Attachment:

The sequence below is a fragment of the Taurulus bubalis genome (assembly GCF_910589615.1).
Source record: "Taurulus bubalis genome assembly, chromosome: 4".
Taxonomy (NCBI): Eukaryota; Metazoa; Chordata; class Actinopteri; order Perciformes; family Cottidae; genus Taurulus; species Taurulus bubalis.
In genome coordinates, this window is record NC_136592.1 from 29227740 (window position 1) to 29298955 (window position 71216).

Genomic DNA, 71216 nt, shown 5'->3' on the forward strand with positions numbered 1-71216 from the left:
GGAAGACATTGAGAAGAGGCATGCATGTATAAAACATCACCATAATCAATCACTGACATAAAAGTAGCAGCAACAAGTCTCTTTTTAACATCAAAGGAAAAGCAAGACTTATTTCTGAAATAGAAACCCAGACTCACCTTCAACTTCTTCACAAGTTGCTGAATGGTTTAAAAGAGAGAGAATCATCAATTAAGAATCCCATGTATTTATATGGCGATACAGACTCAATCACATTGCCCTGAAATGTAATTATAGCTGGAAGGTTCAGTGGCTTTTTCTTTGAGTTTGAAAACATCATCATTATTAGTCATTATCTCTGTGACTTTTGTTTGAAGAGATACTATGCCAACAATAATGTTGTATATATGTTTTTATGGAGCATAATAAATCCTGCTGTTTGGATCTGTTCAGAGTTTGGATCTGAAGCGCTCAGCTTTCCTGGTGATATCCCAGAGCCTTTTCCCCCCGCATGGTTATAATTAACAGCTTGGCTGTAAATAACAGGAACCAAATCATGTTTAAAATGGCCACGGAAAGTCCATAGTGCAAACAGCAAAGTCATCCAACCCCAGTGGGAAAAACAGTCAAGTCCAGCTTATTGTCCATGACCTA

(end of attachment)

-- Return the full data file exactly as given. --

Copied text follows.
The sequence below is a fragment of the Taurulus bubalis genome (assembly GCF_910589615.1).
Source record: "Taurulus bubalis genome assembly, chromosome: 4".
Taxonomy (NCBI): Eukaryota; Metazoa; Chordata; class Actinopteri; order Perciformes; family Cottidae; genus Taurulus; species Taurulus bubalis.
In genome coordinates, this window is record NC_136592.1 from 29227740 (window position 1) to 29298955 (window position 71216).

Genomic DNA, 71216 nt, shown 5'->3' on the forward strand with positions numbered 1-71216 from the left:
GGAAGACATTGAGAAGAGGCATGCATGTATAAAACATCACCATAATCAATCACTGACATAAAAGTAGCAGCAACAAGTCTCTTTTTAACATCAAAGGAAAAGCAAGACTTATTTCTGAAATAGAAACCCAGACTCACCTTCAACTTCTTCACAAGTTGCTGAATGGTTTAAAAGAGAGAGAATCATCAATTAAGAATCCCATGTATTTATATGGCGATACAGACTCAATCACATTGCCCTGAAATGTAATTATAGCTGGAAGGTTCAGTGGCTTTTTCTTTGAGTTTGAAAACATCATCATTATTAGTCATTATCTCTGTGACTTTTGTTTGAAGAGATACTATGCCAACAATAATGTTGTATATATGTTTTTATGGAGCATAATAAATCCTGCTGTTTGGATCTGTTCAGAGTTTGGATCTGAAGCGCTCAGCTTTCCTGGTGATATCCCAGAGCCTTTTCCCCCCGCATGGTTATAATTAACAGCTTGGCTGTAAATAACAGGAACCAAATCATGTTTAAAATGGCCACGGAAAGTCCATAGTGCAAACAGCAAAGTCATCCAACCCCAGTGGGAAAAACAGTCAAGTCCAGCTTATTGTCCATGACCTA